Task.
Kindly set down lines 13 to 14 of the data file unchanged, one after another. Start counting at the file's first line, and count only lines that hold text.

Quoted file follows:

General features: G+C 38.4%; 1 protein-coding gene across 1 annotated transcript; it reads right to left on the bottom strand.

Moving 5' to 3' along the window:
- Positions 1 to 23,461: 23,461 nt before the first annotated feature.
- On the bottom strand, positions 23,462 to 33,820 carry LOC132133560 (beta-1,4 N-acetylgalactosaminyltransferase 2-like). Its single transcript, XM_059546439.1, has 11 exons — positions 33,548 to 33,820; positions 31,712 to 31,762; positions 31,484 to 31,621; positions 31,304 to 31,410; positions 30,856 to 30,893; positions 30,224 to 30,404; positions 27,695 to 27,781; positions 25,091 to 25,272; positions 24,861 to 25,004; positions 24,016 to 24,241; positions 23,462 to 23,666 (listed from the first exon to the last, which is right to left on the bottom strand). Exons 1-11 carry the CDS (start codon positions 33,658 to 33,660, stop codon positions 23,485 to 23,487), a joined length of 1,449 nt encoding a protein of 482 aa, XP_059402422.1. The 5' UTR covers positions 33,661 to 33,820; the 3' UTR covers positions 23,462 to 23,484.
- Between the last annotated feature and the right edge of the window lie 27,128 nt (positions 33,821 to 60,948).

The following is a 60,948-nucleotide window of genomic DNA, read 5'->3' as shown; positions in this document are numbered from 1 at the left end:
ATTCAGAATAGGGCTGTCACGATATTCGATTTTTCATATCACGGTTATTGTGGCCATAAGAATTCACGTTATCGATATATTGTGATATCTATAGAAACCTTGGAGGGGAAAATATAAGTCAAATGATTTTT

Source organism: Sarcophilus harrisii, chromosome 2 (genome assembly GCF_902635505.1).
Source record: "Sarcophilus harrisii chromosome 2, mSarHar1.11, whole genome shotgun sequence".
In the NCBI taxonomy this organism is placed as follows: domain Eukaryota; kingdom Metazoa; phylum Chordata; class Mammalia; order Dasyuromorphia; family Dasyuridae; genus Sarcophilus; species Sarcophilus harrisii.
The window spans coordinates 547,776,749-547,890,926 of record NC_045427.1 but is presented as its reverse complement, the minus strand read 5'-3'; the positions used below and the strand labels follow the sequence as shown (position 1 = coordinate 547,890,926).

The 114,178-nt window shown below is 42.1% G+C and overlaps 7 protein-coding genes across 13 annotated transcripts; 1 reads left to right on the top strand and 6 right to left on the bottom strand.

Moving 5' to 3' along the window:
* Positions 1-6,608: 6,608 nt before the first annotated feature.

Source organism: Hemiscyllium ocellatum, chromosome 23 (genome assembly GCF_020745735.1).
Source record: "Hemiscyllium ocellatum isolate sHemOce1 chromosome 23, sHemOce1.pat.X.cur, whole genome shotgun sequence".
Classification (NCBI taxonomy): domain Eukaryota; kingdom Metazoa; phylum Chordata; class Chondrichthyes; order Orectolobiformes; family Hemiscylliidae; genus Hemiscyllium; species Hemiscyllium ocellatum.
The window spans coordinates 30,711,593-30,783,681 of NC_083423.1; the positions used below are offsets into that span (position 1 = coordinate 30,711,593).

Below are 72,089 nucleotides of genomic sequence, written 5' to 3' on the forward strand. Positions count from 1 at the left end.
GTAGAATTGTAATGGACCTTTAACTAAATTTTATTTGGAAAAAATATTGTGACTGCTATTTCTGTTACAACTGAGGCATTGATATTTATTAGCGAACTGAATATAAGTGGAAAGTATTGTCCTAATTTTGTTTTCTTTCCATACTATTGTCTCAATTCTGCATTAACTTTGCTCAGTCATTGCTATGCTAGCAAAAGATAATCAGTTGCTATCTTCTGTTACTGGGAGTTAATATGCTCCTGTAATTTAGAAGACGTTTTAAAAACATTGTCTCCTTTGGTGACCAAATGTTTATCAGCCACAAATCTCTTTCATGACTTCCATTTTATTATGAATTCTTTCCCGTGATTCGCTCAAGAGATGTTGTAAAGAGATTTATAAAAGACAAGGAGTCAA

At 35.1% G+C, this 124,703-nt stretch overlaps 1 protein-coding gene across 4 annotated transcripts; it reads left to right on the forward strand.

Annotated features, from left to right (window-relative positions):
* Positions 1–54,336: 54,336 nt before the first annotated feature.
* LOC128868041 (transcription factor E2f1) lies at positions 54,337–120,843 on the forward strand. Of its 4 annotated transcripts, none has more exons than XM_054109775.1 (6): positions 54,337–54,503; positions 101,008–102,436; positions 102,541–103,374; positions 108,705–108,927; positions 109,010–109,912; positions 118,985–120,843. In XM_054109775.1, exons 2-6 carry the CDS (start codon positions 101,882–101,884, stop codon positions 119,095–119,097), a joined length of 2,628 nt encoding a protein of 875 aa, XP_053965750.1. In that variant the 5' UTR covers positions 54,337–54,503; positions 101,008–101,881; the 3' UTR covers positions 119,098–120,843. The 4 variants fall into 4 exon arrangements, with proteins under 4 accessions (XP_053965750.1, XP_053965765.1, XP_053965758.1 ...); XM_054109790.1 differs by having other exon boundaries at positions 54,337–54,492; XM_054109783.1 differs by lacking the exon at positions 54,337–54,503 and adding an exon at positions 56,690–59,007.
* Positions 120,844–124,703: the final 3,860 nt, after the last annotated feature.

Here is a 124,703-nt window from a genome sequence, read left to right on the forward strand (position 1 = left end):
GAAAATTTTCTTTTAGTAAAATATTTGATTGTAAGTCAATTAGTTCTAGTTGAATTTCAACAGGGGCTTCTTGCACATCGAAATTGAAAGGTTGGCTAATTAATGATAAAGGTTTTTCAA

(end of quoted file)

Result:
Moving 5' to 3' along the window:
* Positions 1-6,608: 6,608 nt before the first annotated feature.